How to make a single page application SEO-friendly?- April 13, 2019 - Views: 964
The web development industry changes every day. A happening trend can become old news in seconds. Just look at the fate of Flash – there was time when it ruled the internet, today it has become a joke.
Out here, the saying “change is the only constant” fits impeccably. New trends hit the market every now and then. While some end up in a trash pile of obsolete web trends, others make their place and replace old technologies.
Similarly, single page applications are unwittingly replacing multi page applications. Ever since they have been introduced, they have created a buzz in the online world. They are highly functional and make for a very user-friendly option. When first launched, almost every business was into it and implemented it one way or another.
SPAs or single page applications look visually appealing and provide a seamless user experience. Moreover, they provide faster loading time, more mobile-friendly responsiveness and require no page loads.
Online businesses who used SPAs have experienced lower bounce rates and increased average session time. However, you might have noticed that the use of single page applications is limited. Apart from few big brands like Facebook, Twitter and more, many businesses avoid using SPAs.
And if you are familiar with single page applications, you would know why.
They may provide better user experience but they make it quite hard for marketers to rank them higher on search engines.
Why SPAs are difficult to rank?
Until recently, major search engines like Google found it difficult to index single page applications.
Popular search engines like Bing, and Google have crawlers that use a process called crawling or spidering to index web pages where they download the HTML file of the web page.
So can Google render Ajax now?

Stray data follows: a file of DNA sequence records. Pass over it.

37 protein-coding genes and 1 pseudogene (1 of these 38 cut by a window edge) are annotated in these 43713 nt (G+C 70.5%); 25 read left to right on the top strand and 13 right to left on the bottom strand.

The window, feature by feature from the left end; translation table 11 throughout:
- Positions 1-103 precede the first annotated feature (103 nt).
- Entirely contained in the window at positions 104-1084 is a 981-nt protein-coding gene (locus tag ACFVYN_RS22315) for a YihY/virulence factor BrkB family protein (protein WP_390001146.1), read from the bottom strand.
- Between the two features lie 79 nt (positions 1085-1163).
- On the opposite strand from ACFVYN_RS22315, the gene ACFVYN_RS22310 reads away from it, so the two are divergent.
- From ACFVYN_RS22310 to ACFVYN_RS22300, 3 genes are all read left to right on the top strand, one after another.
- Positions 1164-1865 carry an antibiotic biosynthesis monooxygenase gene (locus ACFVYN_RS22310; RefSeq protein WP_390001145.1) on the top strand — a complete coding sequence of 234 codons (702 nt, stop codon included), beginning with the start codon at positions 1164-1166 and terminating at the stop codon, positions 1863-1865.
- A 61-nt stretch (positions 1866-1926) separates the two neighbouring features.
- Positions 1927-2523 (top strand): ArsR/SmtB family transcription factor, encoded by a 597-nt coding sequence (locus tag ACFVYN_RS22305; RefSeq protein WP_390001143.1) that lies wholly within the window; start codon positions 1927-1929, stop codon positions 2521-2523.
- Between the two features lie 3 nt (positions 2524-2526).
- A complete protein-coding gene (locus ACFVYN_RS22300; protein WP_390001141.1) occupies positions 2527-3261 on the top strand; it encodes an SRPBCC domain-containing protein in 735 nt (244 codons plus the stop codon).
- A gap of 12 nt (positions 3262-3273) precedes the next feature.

According to Google, it is now able to crawl Ajax. But as per few reports, it still fails to fully render Ajax. This means there is no 100% guarantee that it will crawl and index your single page applications.
But this doesn’t mean you shouldn’t use SPAs.
Google is updating its algorithms every day. And sooner or later, it will be able to crawl, index and rank web applications implementing single page trend.
Until then, there are certain things you can do at your end to ensure your web applications are indexed and ranked higher (which we will discuss later in this post.)
Another reason why SPAs are difficult to rank is because search engines rank web pages not websites.
And since SPAs are single page websites, you cannot separate your pages and rank them as an individual web page.
Here’s what you should do to make your SPA SEO-friendly:
SEO Friendly URLS
URLs play an intrinsic role in optimizing your website for SEO.
John Hartley, Associate team director of DYNAMIT suggests using an ID URL and a slug URL.
ID URL*: http://localhost:8082/recipes/3fdc86d5-76fe-48c2-9ed9-24dba3c7c78bExample of ID URL
Slug URL*: http://localhost:8082/digital-marketing/social-media-marketingExample of Slug URL